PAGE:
Once we each have our lists, we share and have a discussion to reach agreement on all of the items we want done and how often to do them. If this is difficult or you do not both have time to fully devote to a good discussion, this could be scheduled for a different time.
Step 3: Ranking and division.
Our list in hand, whether that meeting or at a different time, we each go through and mark, on our own, how much we like or hate a task. (Any scale will do, such as 1-5 with 1 being your least favorite tasks and 5 being your most favorite). Then we share and go through each item deciding who will take it on, or if it is something we will share – and how we will share it. For us it works out fairly well that we each end up taking the tasks we prefer more, even if just slightly, and we feel fair about the overall division. It also tends to work out that the tasks we prefer are the ones we are most efficient at anyway. When we have gone through each item, we review to decide if we each think the overall division of labor is fair. Not necessarily in a 50/50 time split, of 50/50 task split, but just plain fair for whatever personal factors go into our decisions.
Fortunately for us, this exercise has not created arguments. If you try it, Each partner should be aware of the process before you begin and should set aside at least a couple of hours with nothing else to focus on except this exercise. It may be best to divide into stages. You can create the overall list, and then rank them in two different sessions, or break them up even more. If disagreements do arise and you become heated, then that may also be a time to take breathing room. Taking the time to spend on this together, if you come with an open mind, can be a great bonding experience and can prevent future disputes over the division of labor.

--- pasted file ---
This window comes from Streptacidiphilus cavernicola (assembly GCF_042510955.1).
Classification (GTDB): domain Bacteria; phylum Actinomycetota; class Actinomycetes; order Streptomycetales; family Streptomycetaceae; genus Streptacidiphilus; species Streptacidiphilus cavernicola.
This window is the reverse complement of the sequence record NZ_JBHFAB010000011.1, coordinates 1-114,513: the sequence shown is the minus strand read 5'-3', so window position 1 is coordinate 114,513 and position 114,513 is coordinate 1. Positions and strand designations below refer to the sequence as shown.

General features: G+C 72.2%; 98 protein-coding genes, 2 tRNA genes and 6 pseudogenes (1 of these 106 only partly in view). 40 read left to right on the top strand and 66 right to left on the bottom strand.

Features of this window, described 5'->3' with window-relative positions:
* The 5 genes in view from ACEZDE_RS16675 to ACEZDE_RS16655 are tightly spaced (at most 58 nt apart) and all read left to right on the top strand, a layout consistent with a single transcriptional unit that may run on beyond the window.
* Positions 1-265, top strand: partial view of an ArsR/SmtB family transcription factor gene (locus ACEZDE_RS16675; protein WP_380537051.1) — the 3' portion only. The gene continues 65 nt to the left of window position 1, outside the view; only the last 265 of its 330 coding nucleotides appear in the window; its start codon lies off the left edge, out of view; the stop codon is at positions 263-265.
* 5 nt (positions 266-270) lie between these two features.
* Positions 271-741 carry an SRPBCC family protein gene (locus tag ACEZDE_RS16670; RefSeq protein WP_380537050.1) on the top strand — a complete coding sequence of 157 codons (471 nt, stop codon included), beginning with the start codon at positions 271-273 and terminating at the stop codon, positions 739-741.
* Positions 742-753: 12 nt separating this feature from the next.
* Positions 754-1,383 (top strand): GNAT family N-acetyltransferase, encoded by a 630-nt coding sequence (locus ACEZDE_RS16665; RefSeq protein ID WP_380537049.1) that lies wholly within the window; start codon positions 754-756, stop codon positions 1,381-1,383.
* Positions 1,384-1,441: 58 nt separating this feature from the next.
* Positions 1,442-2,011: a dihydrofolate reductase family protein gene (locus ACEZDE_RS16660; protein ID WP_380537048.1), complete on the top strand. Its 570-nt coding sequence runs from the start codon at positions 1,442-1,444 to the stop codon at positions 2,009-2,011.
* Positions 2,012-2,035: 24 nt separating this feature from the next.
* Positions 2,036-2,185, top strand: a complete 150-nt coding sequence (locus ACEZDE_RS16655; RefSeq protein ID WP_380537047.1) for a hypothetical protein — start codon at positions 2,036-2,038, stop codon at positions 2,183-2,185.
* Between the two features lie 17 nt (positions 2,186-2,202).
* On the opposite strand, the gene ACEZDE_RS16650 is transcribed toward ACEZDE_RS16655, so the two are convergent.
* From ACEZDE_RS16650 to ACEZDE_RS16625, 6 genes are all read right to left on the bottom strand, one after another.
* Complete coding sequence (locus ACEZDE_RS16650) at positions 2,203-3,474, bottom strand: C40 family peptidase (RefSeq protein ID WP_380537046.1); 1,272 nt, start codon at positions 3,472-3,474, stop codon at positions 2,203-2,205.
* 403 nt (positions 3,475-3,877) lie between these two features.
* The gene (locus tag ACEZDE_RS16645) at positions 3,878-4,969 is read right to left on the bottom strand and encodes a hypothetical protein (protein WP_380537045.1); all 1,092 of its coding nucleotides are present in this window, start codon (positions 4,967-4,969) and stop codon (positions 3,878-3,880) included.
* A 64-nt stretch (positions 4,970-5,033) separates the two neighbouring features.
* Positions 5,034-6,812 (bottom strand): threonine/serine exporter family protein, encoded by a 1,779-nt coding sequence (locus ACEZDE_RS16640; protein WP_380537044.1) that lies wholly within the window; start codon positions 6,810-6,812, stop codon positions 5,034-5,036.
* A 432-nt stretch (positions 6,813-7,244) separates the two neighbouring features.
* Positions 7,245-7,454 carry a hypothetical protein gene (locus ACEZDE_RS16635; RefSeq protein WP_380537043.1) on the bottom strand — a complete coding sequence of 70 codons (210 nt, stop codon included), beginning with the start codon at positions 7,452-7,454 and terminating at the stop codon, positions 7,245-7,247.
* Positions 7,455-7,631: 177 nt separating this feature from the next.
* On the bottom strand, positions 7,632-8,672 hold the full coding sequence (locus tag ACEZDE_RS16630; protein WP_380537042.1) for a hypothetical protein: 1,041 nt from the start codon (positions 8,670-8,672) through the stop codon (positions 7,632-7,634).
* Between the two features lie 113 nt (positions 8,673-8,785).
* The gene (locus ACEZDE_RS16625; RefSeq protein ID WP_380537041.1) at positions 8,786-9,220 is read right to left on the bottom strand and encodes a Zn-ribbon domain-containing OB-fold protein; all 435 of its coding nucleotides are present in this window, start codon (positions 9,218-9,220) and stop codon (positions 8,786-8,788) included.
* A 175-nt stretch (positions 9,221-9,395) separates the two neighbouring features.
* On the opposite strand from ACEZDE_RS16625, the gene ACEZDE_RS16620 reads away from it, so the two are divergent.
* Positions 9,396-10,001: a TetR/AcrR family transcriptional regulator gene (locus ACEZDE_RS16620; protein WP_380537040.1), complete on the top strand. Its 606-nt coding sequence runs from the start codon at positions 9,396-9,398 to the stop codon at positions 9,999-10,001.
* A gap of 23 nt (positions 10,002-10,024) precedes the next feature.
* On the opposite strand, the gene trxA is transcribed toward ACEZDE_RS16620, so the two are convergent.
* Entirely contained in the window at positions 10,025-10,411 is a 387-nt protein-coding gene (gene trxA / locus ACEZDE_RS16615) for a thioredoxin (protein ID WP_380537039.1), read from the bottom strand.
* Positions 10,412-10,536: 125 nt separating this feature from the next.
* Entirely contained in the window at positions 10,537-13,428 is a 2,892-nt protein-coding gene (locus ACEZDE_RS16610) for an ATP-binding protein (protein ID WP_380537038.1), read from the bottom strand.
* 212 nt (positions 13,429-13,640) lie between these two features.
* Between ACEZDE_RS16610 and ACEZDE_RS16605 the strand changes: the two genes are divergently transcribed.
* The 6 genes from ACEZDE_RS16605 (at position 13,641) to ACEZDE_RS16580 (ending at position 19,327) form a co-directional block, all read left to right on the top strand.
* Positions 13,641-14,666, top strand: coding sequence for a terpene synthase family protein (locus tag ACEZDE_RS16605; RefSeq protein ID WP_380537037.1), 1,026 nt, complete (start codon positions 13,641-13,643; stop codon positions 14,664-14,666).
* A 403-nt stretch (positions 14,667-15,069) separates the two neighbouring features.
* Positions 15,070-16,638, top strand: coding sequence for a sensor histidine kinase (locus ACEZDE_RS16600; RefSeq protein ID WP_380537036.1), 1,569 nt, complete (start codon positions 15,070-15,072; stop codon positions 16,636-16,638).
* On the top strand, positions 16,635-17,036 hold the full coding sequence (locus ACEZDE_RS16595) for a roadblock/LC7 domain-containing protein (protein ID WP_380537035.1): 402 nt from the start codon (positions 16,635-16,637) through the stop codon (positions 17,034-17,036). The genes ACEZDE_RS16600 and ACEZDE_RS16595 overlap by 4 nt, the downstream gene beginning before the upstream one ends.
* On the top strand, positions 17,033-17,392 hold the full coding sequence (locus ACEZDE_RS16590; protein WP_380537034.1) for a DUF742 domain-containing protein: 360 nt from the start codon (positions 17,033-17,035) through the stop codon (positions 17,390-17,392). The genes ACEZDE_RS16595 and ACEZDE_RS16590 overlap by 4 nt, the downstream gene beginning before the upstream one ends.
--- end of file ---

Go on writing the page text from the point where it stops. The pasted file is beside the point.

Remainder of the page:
Step 4: When the work is done, make sure to enjoy each other’s company and the efficiency with which you have divided the work part of your lives together.
There is a concept that if you are starting a business, it is important to set financial goals not just to reach them, but so that once you hit your target you know that you can stop building and enjoy what’s important to you in life. The same can apply to your relationship. This should avoid resentment about who is doing what, at least most of the time, but there is no point in that if you don’t take time to enjoy what you have accomplished. It may even be worth scheduling ‘date nights’ with your partner into your task schedule as well.
We have only done this exercise a couple of times in about 13 years. We found it helpful to revisit after our lives had changed dramatically and our list of tasks were different. We have calendared the tasks that only occur 2-4 times a year, but neither of us is really great about sticking to the schedule. Nonetheless it is a helpful guide, it reminds us when it is time to complete the task, and we get to it eventually. As for the daily tasks, we are really very good at sticking to our division of labor, and by having a list we find it alleviates a lot of resentment. It is easy to feel a division of labor isn’t fair if one person does all of tasks A, G, and H unless it has been decided ahead of time and you realize that it really is fair because the other person is doing B, C, D, and E, etc. And certainly there are things we split for convenience (feeding the dogs) and because we both like to do them (cooking).
Let me know if you try this exercise and how it works for you! Leave a comment or visit me on social media.